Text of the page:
Friday, February 18, 2011

MPS Asia Regional Meeting-Three

I will cover the first session on February 11, 2011. You can see the speakers paper here.

The First Session on Inclusive Growth: The Unfinished Road to Reforms was chaired by Mr Suman K Bery, Director General, NCAER, New Delhi. He did not talking anything interesting (at least to me). This is one peculiar nature of talk often one can hear from any Indian economists!

Professor Amir Ullah Khan talked about the Liberalisation of the Informal Sector. The talk was more or less as usual that the reforms process has not been able to touch the informal sector where the majority of working age population is engaged in India. Much of this working age group population is directly shifted from agriculture without any marketable skills. But this story is off filled with not pure water but of bathwater!!

However, I asked him, have you ever come crossed any study which has looked the factors like informal sector influences with political groups and government machinery vis-à-vis the incentive mechanisms that operate between these groups on various aspects. His answer, as I hunched, was a big NO.

The issues related to Politics of Growth: Constraints and Opportunities were addressed by Mr.N K Singh, who is a Member of Parliament (RS). Instead of giving the reality of the politics in today’s India he kept himself focusing on the populist polices to convince the audience that the politics of growth is on right track!! He also seems to be not clear about what is all about functional democracy. All the major areas in which he had stressed was macro view. However, there was few crossing reference for useful reforms that is appreciable.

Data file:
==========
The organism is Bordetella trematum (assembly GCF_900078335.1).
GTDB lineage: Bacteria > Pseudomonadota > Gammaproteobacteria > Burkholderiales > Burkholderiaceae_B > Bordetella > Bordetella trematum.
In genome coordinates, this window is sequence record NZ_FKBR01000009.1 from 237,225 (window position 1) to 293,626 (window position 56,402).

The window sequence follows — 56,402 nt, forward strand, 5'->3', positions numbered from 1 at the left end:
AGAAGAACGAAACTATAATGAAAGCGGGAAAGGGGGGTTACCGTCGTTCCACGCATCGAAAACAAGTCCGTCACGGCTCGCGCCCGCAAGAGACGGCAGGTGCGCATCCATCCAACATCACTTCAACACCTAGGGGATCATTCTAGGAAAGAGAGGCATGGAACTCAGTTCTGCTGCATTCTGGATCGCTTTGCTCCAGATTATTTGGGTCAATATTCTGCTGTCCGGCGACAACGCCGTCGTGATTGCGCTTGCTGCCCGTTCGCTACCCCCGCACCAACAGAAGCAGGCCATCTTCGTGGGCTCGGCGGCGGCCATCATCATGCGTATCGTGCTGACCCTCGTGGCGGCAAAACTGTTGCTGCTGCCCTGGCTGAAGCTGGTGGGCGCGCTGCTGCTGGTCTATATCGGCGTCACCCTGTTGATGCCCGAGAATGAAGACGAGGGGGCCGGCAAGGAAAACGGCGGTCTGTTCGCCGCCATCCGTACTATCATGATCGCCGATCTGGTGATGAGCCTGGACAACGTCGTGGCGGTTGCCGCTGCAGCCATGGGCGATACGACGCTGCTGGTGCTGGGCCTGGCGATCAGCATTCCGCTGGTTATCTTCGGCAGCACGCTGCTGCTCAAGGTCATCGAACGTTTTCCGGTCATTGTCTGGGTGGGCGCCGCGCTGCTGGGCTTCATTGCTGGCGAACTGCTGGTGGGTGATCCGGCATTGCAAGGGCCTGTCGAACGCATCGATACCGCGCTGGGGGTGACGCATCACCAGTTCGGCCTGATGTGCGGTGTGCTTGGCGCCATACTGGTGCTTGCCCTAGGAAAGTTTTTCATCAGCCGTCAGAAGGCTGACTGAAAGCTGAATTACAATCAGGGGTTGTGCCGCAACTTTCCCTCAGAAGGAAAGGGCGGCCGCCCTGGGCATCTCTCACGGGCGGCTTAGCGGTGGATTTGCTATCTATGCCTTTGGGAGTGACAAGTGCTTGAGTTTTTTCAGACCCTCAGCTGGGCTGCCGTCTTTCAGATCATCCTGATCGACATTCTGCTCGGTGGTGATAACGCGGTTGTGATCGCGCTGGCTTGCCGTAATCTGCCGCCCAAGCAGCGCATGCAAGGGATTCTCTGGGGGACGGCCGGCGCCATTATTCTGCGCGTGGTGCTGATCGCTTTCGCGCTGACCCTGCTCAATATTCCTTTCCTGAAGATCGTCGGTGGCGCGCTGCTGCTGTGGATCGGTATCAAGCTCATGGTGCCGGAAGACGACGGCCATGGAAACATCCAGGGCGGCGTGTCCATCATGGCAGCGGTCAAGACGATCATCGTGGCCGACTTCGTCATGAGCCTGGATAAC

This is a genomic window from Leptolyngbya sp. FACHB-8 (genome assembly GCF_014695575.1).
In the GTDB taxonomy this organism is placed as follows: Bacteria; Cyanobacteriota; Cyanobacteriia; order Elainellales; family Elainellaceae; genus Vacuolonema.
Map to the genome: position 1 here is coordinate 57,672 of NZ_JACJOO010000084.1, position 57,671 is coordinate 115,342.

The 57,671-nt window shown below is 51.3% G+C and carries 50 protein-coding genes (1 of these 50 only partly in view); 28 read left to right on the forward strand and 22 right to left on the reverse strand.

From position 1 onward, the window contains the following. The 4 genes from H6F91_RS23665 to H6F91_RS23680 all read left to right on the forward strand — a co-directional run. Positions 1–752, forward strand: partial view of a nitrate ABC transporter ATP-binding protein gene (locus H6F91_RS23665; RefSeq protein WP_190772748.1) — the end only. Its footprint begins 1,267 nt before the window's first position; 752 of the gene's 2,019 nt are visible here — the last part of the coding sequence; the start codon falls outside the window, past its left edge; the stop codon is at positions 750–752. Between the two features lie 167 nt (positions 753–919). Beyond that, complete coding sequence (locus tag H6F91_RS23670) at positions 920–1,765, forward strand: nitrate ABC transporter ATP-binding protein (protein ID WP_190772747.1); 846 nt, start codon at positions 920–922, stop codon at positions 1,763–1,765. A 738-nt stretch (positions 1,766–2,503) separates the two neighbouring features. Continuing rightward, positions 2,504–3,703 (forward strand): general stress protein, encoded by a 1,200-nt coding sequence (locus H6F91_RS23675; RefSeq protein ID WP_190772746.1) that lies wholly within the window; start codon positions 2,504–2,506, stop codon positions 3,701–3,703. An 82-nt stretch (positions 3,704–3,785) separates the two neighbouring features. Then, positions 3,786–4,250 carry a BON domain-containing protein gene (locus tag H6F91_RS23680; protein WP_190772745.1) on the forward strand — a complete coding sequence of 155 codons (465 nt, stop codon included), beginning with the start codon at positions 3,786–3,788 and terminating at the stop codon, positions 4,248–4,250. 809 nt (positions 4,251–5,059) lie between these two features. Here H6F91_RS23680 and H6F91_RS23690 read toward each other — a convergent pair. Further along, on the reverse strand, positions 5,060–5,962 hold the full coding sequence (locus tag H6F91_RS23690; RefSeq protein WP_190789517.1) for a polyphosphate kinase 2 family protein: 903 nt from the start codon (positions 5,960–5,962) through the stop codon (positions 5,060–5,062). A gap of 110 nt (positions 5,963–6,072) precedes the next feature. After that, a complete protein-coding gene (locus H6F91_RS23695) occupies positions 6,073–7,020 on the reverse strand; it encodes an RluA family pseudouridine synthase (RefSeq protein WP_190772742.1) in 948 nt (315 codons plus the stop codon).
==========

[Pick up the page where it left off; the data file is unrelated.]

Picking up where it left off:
According to him the issue of income inequality is more of methodological and distributive matters rather than the usual assumptions.

Mr Surjit S Bhalla discussed about the Delivering on Promises: Public Private Partnerships, UID, and Social Entrepreneurship. As one often read his works, it is not surprise when he says that “India is a great path of testing liberal values” at this juncture.

He also agreed that India’s economic growth is taking place despite of the government and not because of the government. But in China, the economic growth is because of the State, and not despite of the State. Moreover, the economic freedom have delivered what is suppose to be rather than often claimed notion that the political freedom actually delivered the fruits of economic growth.

He gave very interesting analysis of income inequality as experienced in India and elsewhere.

What was quite disturbing to hear from his talk was the applauding for Bihar’s Chief Minister Policy to promote girls education by giving bicycles. This has been done through the direct cash transfer to the child or parents instead to buy the cycles and distribute to them as done in Tamil Nadu and other southern states some years ago. This is absolutely mockery the cycle as an incentive has not held to girls for enrolling in higher education that did not happened in Tamil Nadu and probably will not happen in Bihar. But we have to wait and see where the bucks stop!! 

Earlier posts: 1 2

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